This verse shows a partial synonymous parallelism. The term ‘dew’ is parallel with ‘volunteer’ just as ‘your people’ with ‘your youth.’ ‘In splendor of holiness’ is not identical with ‘from the womb of dawn’ because the former refers to the semantic force of ‘instrument,’ while the latter ‘source.’ But they are the same in that these phrases use metonymy. As for the relationship between ‘dawn’ and ‘womb,’ the appositional genitive is preferred, ‘from womb (refers to ’source’), that is, dawn (specific).’ Likewise, the phrase ‘in splendor of holiness’ is also the same, ‘in splendor (refers to ‘garment’), that is, holiness (specific).’ Thus, the translation would be, “Your people voluntarily come out in holiness at your powerful day, and your youth come to you as dew naturally comes out at the dawn.” This verse seems to give the image of the holy assembly in the book of Revelation 7:9 instead of the image of a holy army. Thus, v.3 may be related to the result of the priestly role of consecrating people.
Second, v.7 is difficult because of two symbolic sentences: one is “He will drink from the brook by the wayside” and another is “He will lift up head”. Delitzsch thinks that he lowered his head to drink as a man in the weakness of his flesh, but he lifted his head in victory as the Messiah.57 But there is no indication that “lowering head to drink” refers to the humiliation or the humanity of Messiah. Kraus considers v.7 as “a sacramental act” that belongs to the ritual of the crowning of the Anointed one similar to Psalm 2.58 But it is doubtful for there is neither washing nor anointing in this context. Only drinking is mentioned. ‘Drinking from the brook’ may refer to the renewing ritual after the final victory (Gen 14: 18; Judges 15:18-19; 1 Kings 17:6), and ‘lifting head’ honor gained by victory.59 Verse 7 is related to the priesthood through the kingship like glory gained through fighting. Through the discussion, the structure of Psalm 110 is as follows:
This psalm shows the kingship as a judge and the priesthood as a mediator mixed together with an eschatological implication.
3.2.3. The Davidic Covenantal Nature and Melchizedek in Ps 110.
As most agree, the Abrahamic and Davidic covenants are strikingly alike. In 2 Sam 7:8-17 God promised David exactly the same things as He did to Abraham (God promised protection [v.9], land [v.10], peaceful death [v.11], a descendant [v.12], and a kingdom [v.12] as an everlasting promise [v.13, v.16]). As discussed in the previous section, David had two functions as a king-priest like Melchizedek, even though his priestly function was limited. It is also evident that David brought righteousness and peace to Israel as a king. But the peace seemed to be only a limited one. In 2 Sam 7:11 peace was restricted to the personal matter. Both the Abrahamic and Davidic covenants show a kind of development in the term of function. Abraham was neither a king nor a priest, but he performed these two functions in part. David was a king-priest and also did two functions in part, but in a more developed form. 60 The structure of Ps 110 shows the indispensable relationship between the kingship and the priesthood, that is, the priesthood was fulfilled through the battle image of the kingship and the kingship through the holiness image of the priesthood. The Davidic king is elected as a ‘priest’ according to the order of Melchizedek before the holy people who offer themselves willingly (vv.3-4) and performs a peaceful ritual after the final victory (v.7). Thus, the priesthood of the Davidic king seems to be for representing the holiness of his people and for celebrating the final victory. Melchizedek also showed this image in Gen 14 by bringing bread and wine in order to celebrate Abraham’s victory.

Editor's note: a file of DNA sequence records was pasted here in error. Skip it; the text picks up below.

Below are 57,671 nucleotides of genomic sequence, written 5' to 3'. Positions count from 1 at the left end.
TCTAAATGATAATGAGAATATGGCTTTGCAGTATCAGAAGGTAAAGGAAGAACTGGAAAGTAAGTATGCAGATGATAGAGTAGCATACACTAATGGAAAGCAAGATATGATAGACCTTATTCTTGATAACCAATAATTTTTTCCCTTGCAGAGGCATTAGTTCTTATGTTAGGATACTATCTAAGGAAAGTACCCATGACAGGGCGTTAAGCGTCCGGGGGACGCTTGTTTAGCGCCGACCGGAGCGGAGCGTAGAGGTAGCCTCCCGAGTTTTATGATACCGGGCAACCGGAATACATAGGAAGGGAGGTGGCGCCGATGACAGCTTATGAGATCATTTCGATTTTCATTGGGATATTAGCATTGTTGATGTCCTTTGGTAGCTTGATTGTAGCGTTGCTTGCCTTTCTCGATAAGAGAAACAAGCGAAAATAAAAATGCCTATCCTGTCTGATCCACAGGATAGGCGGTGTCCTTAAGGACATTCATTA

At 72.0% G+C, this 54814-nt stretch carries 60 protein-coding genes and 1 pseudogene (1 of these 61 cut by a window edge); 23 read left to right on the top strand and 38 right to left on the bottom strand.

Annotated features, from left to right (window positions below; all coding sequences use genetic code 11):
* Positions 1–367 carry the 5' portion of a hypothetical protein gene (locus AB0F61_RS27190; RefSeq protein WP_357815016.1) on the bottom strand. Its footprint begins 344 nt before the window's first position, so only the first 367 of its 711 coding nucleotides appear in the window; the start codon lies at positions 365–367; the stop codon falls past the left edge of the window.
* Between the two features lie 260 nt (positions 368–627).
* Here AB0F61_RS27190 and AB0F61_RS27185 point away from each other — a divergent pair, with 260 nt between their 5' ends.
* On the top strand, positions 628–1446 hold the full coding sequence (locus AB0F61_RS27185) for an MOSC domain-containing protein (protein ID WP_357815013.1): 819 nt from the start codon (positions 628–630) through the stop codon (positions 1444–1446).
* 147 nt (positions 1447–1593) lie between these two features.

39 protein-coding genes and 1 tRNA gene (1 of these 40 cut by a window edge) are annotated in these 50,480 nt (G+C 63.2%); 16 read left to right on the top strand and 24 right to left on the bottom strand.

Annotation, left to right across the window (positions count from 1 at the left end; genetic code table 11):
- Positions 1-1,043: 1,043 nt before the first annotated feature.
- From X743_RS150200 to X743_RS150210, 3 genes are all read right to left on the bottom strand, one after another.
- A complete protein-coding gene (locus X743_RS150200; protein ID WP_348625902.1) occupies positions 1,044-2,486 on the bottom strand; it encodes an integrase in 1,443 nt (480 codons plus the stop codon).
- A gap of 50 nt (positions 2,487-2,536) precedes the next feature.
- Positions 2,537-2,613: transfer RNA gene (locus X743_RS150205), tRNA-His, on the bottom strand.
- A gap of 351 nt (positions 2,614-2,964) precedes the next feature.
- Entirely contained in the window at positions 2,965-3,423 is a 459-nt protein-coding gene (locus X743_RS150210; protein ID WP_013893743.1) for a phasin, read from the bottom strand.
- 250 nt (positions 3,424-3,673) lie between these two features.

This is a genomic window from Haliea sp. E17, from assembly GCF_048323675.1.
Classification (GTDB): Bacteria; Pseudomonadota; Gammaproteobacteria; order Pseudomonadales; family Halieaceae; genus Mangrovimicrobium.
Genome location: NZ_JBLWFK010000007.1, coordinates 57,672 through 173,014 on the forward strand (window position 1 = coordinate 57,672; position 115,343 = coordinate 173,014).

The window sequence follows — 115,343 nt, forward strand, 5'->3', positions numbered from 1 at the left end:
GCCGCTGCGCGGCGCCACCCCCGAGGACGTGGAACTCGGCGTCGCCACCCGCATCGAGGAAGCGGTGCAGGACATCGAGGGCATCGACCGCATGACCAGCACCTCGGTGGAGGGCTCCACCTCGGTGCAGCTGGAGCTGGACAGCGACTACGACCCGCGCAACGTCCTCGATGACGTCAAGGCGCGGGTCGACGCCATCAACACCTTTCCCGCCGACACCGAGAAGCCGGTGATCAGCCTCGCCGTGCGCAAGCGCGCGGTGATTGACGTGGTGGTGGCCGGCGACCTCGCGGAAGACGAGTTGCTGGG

3.3. The New Covenant and Melchizedek in Hebrews 7
3.3.1. The Comparison between Christ and Melchizedek.
Melchizedek appeared again in Hebrews (5:6, 10; 6:20; 7:1, 11, 15, 17). In Hebrews the characteristics of Christ’s priesthood enumerated in the extended description of him as ‘a priest after the order of Melchizedek’ were those not merely of a high priesthood but of a royal priesthood; in other words, rather than being the description of a high priest, the picture of Christ given in Heb 7 depicts, so to speak, a sacral king. In this way the two major Christological strands in Hebrews of the divine sonship and of the high priesthood are seen together since these two were the most significant elements of the ancient royal ideology.61
Heb 7:1-2 mentions Melchizedek’s encounter with Abraham in Gen 14:18-20. Some differences between the two passages are in order; there is (1) no mention of the king of Sodom, (2) no mention of the bread and wine, (3) no mention of the content of Melchizedek’s blessing, and (4) the interpretation of his name and title: “king of righteousness” and “king of peace.” These differences show us what the author wanted to elaborate on through the passage: (1) the person of Melchizedek as a king-priest, and (2) Melchizedek’s blessing and Abraham’s tithing.62 Contextually it is important to figure out these differences because they are connected directly with the next passage which explains that Christ is superior to the Levitical priesthood through Melchizedek’s superiority to the Levitical priesthood. However, this passage does not compare the two roles of Melchizedek and Christ. Thus, a comparison of the roles of Melchizedek and Christ is needed since Heb 7:1-3 is an explanation of Heb 6:13-20. The author connects Melchizedek’s event with Christ’s event. Regarding the similarities of the two roles of Melchizedek and Christ, two comments are needed.